Once in a while, I allow Washed and Ready to Eat a serious moment. Regular fans needn't worry. The usual rubbish will resume shortly.
It just seems to me that there's a desperate attempt to talk up the UK housing market right now. A few spurious figures showing an upward blip and some quite serious people appear on the TV telling us that the market has "bottomed out". I'm not so convinced. If you take a look at the graph from the last major recession in the early 90s, there were a number of little upward spikes during the long downward cycle. In other words, a couple of Halifax surveys don't make a summer.
Of course, mortgage finance is becoming more available again and this helps fuel speculation over the 'green shoots'. But we are also in a severe recession, which was precipitated by the credit crunch but exists independently from it. And house prices don't rise in a recession.
Over the next year, unemployment figures will continue to climb - possibly breaking through the three million barrier. As people become unemployed, they will lack the finance and the confidence to commit to new properties. Some will default on the mortgage payments for their existing homes. As a result, the number of repossessions will continue to rise, despite various attempts by the government to provide homeowners with some protection.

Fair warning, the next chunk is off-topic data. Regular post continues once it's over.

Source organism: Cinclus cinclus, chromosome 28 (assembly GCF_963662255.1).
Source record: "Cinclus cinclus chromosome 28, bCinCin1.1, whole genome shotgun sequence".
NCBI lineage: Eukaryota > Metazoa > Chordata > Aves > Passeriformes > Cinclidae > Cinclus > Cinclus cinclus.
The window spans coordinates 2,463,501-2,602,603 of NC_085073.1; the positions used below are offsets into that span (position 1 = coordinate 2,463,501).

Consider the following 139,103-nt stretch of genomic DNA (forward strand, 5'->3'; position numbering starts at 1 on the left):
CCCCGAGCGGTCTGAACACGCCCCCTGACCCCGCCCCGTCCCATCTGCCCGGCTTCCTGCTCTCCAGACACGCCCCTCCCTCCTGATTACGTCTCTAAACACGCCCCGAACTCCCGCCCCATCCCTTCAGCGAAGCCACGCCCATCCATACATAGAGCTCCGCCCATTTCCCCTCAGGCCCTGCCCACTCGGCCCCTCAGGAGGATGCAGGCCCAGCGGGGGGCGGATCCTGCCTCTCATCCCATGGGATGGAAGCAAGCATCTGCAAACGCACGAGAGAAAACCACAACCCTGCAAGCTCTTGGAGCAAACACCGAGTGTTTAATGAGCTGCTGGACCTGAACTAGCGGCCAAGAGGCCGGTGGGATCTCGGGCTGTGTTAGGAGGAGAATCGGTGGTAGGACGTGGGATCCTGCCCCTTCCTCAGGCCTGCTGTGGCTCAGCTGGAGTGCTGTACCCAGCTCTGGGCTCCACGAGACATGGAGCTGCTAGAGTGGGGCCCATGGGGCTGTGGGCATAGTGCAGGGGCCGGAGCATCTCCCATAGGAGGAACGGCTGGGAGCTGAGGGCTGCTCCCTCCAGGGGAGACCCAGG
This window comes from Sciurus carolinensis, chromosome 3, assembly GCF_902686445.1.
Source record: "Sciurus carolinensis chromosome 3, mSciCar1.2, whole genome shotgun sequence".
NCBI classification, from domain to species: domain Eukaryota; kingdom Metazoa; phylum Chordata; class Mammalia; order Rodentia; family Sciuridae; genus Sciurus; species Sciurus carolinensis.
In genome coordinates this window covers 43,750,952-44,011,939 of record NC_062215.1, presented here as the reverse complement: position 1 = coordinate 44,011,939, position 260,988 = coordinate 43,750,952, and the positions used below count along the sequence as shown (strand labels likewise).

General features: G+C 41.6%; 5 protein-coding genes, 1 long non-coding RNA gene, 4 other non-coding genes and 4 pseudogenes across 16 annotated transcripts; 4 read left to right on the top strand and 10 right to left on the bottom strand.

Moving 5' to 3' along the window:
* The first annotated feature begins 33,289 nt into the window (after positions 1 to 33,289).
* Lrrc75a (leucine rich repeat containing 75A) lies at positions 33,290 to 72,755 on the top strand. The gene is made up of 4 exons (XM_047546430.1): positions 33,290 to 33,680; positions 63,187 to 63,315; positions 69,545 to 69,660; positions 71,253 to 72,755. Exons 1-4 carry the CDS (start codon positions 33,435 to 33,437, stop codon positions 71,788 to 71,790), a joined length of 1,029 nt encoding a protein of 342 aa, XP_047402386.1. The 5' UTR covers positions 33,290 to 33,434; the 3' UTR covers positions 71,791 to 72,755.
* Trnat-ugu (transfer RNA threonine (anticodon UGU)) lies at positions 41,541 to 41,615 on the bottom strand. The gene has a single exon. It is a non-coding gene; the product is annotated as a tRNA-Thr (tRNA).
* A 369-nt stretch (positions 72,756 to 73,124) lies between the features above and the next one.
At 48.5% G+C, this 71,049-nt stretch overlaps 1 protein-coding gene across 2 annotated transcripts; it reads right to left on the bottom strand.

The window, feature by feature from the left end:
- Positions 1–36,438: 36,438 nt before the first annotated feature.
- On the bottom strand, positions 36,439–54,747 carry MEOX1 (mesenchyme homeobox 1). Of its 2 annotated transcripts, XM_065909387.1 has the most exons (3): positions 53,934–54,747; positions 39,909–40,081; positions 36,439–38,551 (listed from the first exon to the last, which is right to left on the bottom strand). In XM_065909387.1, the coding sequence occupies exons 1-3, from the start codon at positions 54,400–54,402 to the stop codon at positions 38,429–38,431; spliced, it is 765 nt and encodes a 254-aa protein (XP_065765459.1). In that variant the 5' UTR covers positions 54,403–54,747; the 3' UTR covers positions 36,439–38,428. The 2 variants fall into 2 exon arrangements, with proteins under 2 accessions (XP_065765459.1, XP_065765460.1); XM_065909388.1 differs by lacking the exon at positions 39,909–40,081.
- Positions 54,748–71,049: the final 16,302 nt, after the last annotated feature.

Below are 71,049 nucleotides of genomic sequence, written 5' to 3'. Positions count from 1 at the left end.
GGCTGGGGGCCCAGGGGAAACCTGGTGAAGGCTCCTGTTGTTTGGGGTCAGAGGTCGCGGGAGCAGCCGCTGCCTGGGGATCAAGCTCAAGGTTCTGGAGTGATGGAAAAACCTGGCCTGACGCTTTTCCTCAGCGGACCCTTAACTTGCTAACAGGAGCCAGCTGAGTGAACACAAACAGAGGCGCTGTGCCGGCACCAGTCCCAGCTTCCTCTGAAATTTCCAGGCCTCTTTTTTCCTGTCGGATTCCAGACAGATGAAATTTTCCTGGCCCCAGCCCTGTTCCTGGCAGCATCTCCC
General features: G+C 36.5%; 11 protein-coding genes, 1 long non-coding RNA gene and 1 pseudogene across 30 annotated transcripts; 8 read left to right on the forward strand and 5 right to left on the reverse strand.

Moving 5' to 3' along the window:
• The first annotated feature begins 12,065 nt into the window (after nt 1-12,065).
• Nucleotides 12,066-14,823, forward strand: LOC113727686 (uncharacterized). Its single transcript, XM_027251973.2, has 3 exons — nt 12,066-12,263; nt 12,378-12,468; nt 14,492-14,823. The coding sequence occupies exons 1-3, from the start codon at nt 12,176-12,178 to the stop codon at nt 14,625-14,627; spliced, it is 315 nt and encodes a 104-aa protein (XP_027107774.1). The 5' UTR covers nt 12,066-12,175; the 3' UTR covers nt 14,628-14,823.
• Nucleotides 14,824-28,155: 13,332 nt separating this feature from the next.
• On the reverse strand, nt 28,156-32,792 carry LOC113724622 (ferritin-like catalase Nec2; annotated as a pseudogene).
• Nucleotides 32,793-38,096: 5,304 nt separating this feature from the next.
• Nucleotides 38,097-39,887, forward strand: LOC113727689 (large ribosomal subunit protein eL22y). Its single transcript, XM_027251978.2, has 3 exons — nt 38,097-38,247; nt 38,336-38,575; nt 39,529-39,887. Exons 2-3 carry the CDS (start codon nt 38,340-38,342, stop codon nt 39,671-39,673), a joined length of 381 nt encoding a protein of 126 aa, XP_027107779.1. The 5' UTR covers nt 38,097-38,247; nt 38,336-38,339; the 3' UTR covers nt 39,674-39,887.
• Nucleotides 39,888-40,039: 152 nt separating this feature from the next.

If there's an economist out there who can explain to me how prices can go up - or even stabilise - in a climate like this, I'm interested to hear your thoughts on the Comments page. As things stand, I see a lot of desperate estate agents clutching at rather large straws. And politicians who want to tell you that an upturn in the housing market is the precursor of an upturn in the general economy. The reality, of course, is completely the other way about.